At first glance, e-prescribing appears to solve many of the problems associated with handwritten prescriptions, such as reducing medication errors, eliminating time spent writing scripts and transferring them to the medical records. But most physicians still use paper systems and many say they can't make a convincing business case for converting.
Now, Congress is forcing the issue by mandating a phase-in of e-prescribing as part of Medicare legislation passed in July. Starting Jan. 1, 2009, physicians who e-prescribe will receive a 2% bonus on their Medicare claim payments in 2009 and 2010. The incentive falls to 1% in 2011 and 2012 and 0.5% in 2013. Physicians who don't e-prescribe will be penalized 1% in 2012, 1.5% in 2013, and 2% thereafter.
Will the many doctors who haven't switched be able to get e-prescribing up and running before the penalties kick in?
“What we're hearing from our members who are not yet using an EHR (electronic health record) is not encouraging,” said Thomson Kuhn, senior systems architect with ACP's Regulatory and Insurer Affairs department. “They're hard-nosed businesspeople who have looked at this and said there is just not enough benefit. It's certainly possible that the deadline is going to come and go and a lot of [ACP] members are not going to be e-prescribing.”
The decision to mandate e-prescribing is backed by Institute of Medicine data that say 1.5 million Americans are injured by preventable drug errors, with other reports arriving at far higher estimates. The nonprofit Institute for Safe Medication Practices estimated that pharmacists make 150 million phone calls a year to clarify written prescriptions.
However, using mandates to convince physicians to switch could backfire, said Patricia Hale, FACP, who oversees EHR implementation for the state of New York.
“People will just not be complying and you'll be driving out more physicians,” she said. “If the goal is to drive out primary care physicians in rural and inner-city areas, that's what you'll get.”
Few ready for incentives
The Centers for Medicare and Medicaid Services (CMS) has entered its rulemaking process, which will determine how to carry out the Congressional mandate, followed by a roll-out to physicians and pharmacies so they can report e-prescribing on Jan. 1, 2009. But research suggests that only a small fraction of physicians are meeting all of the likely requirements for e-prescribing.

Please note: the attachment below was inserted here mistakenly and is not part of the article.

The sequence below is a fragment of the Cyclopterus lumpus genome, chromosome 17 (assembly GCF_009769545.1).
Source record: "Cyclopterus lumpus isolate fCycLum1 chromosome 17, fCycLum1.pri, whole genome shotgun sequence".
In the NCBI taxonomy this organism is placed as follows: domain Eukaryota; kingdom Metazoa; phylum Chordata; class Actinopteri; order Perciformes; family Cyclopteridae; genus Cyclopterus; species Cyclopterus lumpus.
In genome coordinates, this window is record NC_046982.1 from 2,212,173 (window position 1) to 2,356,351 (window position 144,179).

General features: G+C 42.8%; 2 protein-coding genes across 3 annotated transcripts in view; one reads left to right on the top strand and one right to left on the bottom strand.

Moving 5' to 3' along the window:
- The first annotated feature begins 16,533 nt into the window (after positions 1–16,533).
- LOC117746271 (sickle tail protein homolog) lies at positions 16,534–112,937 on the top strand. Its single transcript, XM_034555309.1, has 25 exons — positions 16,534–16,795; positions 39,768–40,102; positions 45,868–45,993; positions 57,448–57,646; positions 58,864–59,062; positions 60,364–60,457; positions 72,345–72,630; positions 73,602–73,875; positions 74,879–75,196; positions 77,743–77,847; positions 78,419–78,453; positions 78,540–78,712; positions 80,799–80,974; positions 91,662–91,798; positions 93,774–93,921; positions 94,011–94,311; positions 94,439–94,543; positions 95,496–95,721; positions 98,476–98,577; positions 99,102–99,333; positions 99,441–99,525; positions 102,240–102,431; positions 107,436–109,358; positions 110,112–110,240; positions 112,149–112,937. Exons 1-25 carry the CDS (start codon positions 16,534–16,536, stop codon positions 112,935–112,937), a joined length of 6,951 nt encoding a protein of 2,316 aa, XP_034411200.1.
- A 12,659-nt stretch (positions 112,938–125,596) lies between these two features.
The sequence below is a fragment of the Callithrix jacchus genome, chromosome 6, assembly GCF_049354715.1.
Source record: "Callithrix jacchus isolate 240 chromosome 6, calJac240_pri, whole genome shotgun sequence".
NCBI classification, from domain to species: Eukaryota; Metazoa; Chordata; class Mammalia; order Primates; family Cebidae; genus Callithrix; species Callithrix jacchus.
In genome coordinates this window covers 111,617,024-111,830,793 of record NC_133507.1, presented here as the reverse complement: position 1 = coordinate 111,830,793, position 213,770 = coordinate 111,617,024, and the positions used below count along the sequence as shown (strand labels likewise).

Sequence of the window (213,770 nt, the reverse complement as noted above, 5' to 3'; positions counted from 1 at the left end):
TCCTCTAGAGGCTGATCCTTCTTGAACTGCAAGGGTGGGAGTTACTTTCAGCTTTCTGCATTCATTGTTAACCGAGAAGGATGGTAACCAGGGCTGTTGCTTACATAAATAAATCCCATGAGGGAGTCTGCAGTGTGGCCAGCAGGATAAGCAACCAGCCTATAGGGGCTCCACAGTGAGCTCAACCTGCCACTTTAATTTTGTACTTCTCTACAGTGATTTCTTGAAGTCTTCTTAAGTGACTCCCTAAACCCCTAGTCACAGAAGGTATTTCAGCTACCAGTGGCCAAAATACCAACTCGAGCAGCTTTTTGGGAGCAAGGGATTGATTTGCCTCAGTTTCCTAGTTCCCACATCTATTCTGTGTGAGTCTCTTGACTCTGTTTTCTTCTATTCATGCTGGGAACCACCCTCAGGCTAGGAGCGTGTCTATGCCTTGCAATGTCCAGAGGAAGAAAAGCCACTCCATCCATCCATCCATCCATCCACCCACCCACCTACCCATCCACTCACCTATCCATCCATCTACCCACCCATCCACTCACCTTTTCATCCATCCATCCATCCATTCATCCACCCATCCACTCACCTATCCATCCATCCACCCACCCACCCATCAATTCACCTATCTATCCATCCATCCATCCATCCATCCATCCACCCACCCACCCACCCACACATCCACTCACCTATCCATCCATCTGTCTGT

A June 2008 report by the eHealth Initiative, a collaborative of health care organizations and private companies including ACP, concluded that only 2% of prescriptions are filled electronically and about 6% of physicians e-prescribe. Furthermore, only 4% of physicians have a fully functioning EHR with e-prescribing capability, and another 13% have a basic system that may or may not allow e-prescribing, according to a study published in the June 2008 New England Journal of Medicine.
William E. Fox, FACP, an internist in Charlottesville, Va., is one of the few whose prescriptions reach pharmacists meeting the proper standards.
“I'm pleased that Congress is recognizing that e-prescribing costs money to me and will provide some financial support in the form of that incentive,” said Dr. Fox. “But penalizing physicians for not adopting a technology whose benefits have not been proven may not be appropriate.”
For those who comply with the new mandate, the 2% bonus could total between $3,000 and $4,000 for an average practice with an average Medicare billing load, estimated ACP's Neil Kirschner, senior associate, regulatory and insurer affairs. And once Medicare begins providing incentives, private payers are likely to follow.
Kerry N. Weems, CMS acting administrator, said in July that e-prescribing bonuses will be tracked through the same mechanism as the Physician Quality Reporting Initiative (PQRI), which pays another bonus to doctors who submit codes that measure quality of care for conditions such as diabetes, preventive care or kidney or renal disease. But CMS must create the mechanism during its rulemaking process.